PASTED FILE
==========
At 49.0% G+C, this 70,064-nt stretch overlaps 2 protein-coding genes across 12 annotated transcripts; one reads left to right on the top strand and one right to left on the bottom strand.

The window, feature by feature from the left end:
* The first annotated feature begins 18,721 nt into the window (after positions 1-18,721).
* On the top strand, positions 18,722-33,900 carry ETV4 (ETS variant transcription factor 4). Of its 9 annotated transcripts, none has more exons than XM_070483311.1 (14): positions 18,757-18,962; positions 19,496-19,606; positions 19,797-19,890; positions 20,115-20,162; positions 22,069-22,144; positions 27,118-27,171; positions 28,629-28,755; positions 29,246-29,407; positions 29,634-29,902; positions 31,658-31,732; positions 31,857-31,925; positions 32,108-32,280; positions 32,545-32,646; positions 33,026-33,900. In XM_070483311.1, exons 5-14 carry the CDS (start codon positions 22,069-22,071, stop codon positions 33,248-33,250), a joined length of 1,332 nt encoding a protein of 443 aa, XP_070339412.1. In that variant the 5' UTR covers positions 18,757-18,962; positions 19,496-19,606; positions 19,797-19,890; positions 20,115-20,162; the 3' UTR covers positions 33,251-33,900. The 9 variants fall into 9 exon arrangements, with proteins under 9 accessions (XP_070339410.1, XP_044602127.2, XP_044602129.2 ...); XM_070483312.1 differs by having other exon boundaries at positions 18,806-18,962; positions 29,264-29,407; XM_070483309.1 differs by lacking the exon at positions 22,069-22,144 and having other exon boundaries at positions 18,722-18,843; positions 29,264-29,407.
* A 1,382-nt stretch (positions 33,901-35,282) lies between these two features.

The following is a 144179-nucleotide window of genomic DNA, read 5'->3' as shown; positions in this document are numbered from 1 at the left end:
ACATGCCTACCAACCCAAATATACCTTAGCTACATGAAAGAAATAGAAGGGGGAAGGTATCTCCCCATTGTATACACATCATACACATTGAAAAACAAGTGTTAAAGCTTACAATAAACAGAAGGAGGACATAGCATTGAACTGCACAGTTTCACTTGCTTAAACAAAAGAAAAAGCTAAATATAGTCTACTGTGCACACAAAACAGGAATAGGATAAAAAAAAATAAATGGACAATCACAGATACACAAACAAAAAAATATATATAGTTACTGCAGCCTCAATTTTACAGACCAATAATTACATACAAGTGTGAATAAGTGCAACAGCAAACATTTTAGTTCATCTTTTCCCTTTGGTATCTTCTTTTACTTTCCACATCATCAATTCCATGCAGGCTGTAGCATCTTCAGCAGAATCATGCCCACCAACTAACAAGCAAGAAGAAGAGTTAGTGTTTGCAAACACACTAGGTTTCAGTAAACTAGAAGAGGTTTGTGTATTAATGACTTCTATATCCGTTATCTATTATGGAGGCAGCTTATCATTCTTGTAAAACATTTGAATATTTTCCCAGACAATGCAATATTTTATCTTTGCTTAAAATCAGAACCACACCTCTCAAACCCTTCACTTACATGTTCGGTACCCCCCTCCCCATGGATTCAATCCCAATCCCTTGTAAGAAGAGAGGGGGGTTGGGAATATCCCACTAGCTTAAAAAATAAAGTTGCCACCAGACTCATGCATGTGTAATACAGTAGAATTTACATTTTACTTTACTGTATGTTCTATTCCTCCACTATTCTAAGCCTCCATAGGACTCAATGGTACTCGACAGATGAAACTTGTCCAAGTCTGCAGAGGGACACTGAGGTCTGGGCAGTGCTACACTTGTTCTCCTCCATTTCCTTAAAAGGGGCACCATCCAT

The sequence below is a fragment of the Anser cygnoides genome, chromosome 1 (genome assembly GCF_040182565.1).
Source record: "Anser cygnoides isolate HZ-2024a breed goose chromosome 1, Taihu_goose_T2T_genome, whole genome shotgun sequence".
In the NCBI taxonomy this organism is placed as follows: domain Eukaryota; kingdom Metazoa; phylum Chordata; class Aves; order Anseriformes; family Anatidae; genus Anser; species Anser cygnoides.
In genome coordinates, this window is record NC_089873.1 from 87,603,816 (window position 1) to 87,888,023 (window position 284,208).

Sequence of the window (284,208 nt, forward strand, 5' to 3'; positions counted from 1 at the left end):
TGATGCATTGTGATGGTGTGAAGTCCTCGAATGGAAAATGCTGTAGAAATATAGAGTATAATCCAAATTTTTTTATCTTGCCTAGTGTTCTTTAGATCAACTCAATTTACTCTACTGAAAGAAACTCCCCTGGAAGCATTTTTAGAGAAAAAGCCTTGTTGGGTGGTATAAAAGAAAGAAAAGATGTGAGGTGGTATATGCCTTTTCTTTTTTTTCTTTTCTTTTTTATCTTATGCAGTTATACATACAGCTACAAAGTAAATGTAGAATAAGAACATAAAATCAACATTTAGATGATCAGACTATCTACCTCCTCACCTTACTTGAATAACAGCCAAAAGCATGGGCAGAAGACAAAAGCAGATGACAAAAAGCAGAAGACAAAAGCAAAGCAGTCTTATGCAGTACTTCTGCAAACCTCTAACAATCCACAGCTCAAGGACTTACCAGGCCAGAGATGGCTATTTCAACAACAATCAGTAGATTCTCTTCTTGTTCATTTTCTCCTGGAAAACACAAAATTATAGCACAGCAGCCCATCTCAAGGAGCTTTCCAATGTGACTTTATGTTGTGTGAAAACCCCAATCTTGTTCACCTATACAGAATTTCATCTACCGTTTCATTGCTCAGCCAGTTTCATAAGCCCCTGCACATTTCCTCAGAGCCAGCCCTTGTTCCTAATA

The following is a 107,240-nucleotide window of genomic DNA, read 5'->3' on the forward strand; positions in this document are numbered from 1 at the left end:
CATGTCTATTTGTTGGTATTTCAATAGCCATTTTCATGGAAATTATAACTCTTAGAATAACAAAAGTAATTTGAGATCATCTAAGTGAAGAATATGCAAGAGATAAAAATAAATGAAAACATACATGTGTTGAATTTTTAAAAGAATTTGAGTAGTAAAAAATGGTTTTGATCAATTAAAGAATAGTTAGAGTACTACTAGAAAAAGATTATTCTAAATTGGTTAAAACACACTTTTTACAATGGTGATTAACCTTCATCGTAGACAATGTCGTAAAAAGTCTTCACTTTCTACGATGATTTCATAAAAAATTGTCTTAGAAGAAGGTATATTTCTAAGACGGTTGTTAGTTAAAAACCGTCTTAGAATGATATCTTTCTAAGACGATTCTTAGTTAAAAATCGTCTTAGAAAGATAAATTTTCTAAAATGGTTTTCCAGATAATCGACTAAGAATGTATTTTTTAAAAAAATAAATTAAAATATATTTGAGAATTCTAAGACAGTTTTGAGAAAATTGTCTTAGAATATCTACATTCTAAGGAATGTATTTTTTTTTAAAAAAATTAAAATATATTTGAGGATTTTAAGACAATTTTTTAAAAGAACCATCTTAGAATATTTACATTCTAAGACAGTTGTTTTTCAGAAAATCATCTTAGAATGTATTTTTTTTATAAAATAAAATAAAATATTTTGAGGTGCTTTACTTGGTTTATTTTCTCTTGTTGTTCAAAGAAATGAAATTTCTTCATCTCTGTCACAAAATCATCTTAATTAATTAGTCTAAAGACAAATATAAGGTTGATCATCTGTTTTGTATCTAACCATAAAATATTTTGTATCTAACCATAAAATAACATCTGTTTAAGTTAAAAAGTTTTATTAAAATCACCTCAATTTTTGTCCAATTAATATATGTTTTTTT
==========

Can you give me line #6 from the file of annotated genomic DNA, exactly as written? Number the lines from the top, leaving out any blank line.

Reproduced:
The following is a 144179-nucleotide window of genomic DNA, read 5'->3' as shown; positions in this document are numbered from 1 at the left end: